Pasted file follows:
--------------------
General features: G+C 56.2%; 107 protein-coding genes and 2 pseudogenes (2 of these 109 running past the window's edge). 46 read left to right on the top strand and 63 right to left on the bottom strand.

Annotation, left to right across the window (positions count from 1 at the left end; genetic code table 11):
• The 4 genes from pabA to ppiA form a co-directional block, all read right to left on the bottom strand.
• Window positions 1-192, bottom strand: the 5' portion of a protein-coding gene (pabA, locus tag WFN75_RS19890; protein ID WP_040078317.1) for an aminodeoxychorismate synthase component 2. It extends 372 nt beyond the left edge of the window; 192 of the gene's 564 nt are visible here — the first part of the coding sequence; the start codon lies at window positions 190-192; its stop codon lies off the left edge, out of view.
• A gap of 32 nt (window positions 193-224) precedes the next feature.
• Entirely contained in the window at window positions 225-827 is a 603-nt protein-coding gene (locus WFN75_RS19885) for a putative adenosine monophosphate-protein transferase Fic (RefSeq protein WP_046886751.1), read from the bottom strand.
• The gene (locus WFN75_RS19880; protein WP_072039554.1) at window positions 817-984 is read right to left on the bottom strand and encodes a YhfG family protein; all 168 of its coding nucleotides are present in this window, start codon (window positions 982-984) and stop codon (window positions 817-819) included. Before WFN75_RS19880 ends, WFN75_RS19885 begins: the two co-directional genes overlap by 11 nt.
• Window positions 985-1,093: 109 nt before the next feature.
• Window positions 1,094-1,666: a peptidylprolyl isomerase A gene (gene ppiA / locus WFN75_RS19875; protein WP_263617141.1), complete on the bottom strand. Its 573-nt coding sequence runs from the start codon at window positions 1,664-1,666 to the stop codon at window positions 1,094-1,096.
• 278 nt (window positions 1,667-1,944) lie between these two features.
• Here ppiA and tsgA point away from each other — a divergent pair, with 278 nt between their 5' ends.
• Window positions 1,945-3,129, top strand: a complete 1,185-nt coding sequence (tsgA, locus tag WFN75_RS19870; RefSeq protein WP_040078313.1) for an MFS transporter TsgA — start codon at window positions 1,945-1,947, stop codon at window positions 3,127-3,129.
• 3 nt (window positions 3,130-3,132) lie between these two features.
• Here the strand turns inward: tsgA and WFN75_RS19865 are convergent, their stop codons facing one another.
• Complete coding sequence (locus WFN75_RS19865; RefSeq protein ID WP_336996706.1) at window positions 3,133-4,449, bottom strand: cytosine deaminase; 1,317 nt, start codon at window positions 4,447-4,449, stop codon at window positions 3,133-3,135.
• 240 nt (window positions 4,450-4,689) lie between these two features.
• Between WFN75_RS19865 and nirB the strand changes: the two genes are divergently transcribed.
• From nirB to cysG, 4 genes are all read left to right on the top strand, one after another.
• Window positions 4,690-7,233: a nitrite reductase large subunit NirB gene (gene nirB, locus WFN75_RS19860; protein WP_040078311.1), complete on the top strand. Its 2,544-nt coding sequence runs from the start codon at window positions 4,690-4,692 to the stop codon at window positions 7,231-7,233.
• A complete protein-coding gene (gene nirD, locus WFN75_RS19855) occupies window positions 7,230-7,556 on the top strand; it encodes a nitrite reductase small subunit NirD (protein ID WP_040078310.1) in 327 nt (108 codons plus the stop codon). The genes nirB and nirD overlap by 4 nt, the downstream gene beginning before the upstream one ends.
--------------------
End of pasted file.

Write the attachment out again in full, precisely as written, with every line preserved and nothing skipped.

General features: G+C 56.2%; 107 protein-coding genes and 2 pseudogenes (2 of these 109 running past the window's edge). 46 read left to right on the top strand and 63 right to left on the bottom strand.

Annotation, left to right across the window (positions count from 1 at the left end; genetic code table 11):
• The 4 genes from pabA to ppiA form a co-directional block, all read right to left on the bottom strand.
• Window positions 1-192, bottom strand: the 5' portion of a protein-coding gene (pabA, locus tag WFN75_RS19890; protein ID WP_040078317.1) for an aminodeoxychorismate synthase component 2. It extends 372 nt beyond the left edge of the window; 192 of the gene's 564 nt are visible here — the first part of the coding sequence; the start codon lies at window positions 190-192; its stop codon lies off the left edge, out of view.
• A gap of 32 nt (window positions 193-224) precedes the next feature.
• Entirely contained in the window at window positions 225-827 is a 603-nt protein-coding gene (locus WFN75_RS19885) for a putative adenosine monophosphate-protein transferase Fic (RefSeq protein WP_046886751.1), read from the bottom strand.
• The gene (locus WFN75_RS19880; protein WP_072039554.1) at window positions 817-984 is read right to left on the bottom strand and encodes a YhfG family protein; all 168 of its coding nucleotides are present in this window, start codon (window positions 982-984) and stop codon (window positions 817-819) included. Before WFN75_RS19880 ends, WFN75_RS19885 begins: the two co-directional genes overlap by 11 nt.
• Window positions 985-1,093: 109 nt before the next feature.
• Window positions 1,094-1,666: a peptidylprolyl isomerase A gene (gene ppiA / locus WFN75_RS19875; protein WP_263617141.1), complete on the bottom strand. Its 573-nt coding sequence runs from the start codon at window positions 1,664-1,666 to the stop codon at window positions 1,094-1,096.
• 278 nt (window positions 1,667-1,944) lie between these two features.
• Here ppiA and tsgA point away from each other — a divergent pair, with 278 nt between their 5' ends.
• Window positions 1,945-3,129, top strand: a complete 1,185-nt coding sequence (tsgA, locus tag WFN75_RS19870; RefSeq protein WP_040078313.1) for an MFS transporter TsgA — start codon at window positions 1,945-1,947, stop codon at window positions 3,127-3,129.
• 3 nt (window positions 3,130-3,132) lie between these two features.
• Here the strand turns inward: tsgA and WFN75_RS19865 are convergent, their stop codons facing one another.
• Complete coding sequence (locus WFN75_RS19865; RefSeq protein ID WP_336996706.1) at window positions 3,133-4,449, bottom strand: cytosine deaminase; 1,317 nt, start codon at window positions 4,447-4,449, stop codon at window positions 3,133-3,135.
• 240 nt (window positions 4,450-4,689) lie between these two features.
• Between WFN75_RS19865 and nirB the strand changes: the two genes are divergently transcribed.
• From nirB to cysG, 4 genes are all read left to right on the top strand, one after another.
• Window positions 4,690-7,233: a nitrite reductase large subunit NirB gene (gene nirB, locus WFN75_RS19860; protein WP_040078311.1), complete on the top strand. Its 2,544-nt coding sequence runs from the start codon at window positions 4,690-4,692 to the stop codon at window positions 7,231-7,233.
• A complete protein-coding gene (gene nirD, locus WFN75_RS19855) occupies window positions 7,230-7,556 on the top strand; it encodes a nitrite reductase small subunit NirD (protein ID WP_040078310.1) in 327 nt (108 codons plus the stop codon). The genes nirB and nirD overlap by 4 nt, the downstream gene beginning before the upstream one ends.